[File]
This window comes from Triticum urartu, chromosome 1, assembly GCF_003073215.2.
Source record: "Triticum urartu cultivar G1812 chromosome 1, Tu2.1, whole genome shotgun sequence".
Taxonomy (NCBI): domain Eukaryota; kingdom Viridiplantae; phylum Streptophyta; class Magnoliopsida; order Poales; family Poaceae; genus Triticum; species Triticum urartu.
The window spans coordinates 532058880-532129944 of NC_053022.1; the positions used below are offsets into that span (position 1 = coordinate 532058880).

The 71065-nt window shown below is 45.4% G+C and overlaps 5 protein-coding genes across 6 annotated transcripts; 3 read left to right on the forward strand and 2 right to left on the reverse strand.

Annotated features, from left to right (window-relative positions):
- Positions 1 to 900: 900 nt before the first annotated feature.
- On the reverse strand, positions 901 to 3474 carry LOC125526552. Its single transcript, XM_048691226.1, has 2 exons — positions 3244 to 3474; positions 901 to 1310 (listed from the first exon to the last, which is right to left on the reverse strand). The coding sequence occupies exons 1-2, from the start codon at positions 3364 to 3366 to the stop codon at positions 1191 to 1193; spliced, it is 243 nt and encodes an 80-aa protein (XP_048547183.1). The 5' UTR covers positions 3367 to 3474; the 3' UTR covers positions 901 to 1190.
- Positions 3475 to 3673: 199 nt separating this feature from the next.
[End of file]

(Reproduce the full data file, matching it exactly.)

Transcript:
This window comes from Triticum urartu, chromosome 1, assembly GCF_003073215.2.
Source record: "Triticum urartu cultivar G1812 chromosome 1, Tu2.1, whole genome shotgun sequence".
Taxonomy (NCBI): domain Eukaryota; kingdom Viridiplantae; phylum Streptophyta; class Magnoliopsida; order Poales; family Poaceae; genus Triticum; species Triticum urartu.
The window spans coordinates 532058880-532129944 of NC_053022.1; the positions used below are offsets into that span (position 1 = coordinate 532058880).

The 71065-nt window shown below is 45.4% G+C and overlaps 5 protein-coding genes across 6 annotated transcripts; 3 read left to right on the forward strand and 2 right to left on the reverse strand.

Annotated features, from left to right (window-relative positions):
- Positions 1 to 900: 900 nt before the first annotated feature.
- On the reverse strand, positions 901 to 3474 carry LOC125526552. Its single transcript, XM_048691226.1, has 2 exons — positions 3244 to 3474; positions 901 to 1310 (listed from the first exon to the last, which is right to left on the reverse strand). The coding sequence occupies exons 1-2, from the start codon at positions 3364 to 3366 to the stop codon at positions 1191 to 1193; spliced, it is 243 nt and encodes an 80-aa protein (XP_048547183.1). The 5' UTR covers positions 3367 to 3474; the 3' UTR covers positions 901 to 1190.
- Positions 3475 to 3673: 199 nt separating this feature from the next.